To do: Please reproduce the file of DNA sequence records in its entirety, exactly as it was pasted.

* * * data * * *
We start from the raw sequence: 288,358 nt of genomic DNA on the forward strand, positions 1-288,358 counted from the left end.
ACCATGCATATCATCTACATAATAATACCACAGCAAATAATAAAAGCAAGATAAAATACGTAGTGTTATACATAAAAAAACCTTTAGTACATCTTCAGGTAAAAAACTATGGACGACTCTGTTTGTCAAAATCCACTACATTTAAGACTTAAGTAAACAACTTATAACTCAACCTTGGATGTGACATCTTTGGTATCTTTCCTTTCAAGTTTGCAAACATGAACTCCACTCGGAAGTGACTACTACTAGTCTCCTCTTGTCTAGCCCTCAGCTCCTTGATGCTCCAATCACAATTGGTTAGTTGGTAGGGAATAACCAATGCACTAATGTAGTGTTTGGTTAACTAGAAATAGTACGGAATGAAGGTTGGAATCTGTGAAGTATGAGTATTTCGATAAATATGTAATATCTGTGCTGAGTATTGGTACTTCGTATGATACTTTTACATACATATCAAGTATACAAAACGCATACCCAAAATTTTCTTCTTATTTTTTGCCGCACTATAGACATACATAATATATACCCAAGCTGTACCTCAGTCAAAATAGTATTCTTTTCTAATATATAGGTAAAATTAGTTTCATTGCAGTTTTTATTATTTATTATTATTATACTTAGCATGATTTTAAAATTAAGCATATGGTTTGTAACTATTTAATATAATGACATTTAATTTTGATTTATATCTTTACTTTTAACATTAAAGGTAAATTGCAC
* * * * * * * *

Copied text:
We start from the raw sequence: 288,358 nt of genomic DNA on the forward strand, positions 1-288,358 counted from the left end.
ACCATGCATATCATCTACATAATAATACCACAGCAAATAATAAAAGCAAGATAAAATACGTAGTGTTATACATAAAAAAACCTTTAGTACATCTTCAGGTAAAAAACTATGGACGACTCTGTTTGTCAAAATCCACTACATTTAAGACTTAAGTAAACAACTTATAACTCAACCTTGGATGTGACATCTTTGGTATCTTTCCTTTCAAGTTTGCAAACATGAACTCCACTCGGAAGTGACTACTACTAGTCTCCTCTTGTCTAGCCCTCAGCTCCTTGATGCTCCAATCACAATTGGTTAGTTGGTAGGGAATAACCAATGCACTAATGTAGTGTTTGGTTAACTAGAAATAGTACGGAATGAAGGTTGGAATCTGTGAAGTATGAGTATTTCGATAAATATGTAATATCTGTGCTGAGTATTGGTACTTCGTATGATACTTTTACATACATATCAAGTATACAAAACGCATACCCAAAATTTTCTTCTTATTTTTTGCCGCACTATAGACATACATAATATATACCCAAGCTGTACCTCAGTCAAAATAGTATTCTTTTCTAATATATAGGTAAAATTAGTTTCATTGCAGTTTTTATTATTTATTATTATTATACTTAGCATGATTTTAAAATTAAGCATATGGTTTGTAACTATTTAATATAATGACATTTAATTTTGATTTATATCTTTACTTTTAACATTAAAGGTAAATTGCAC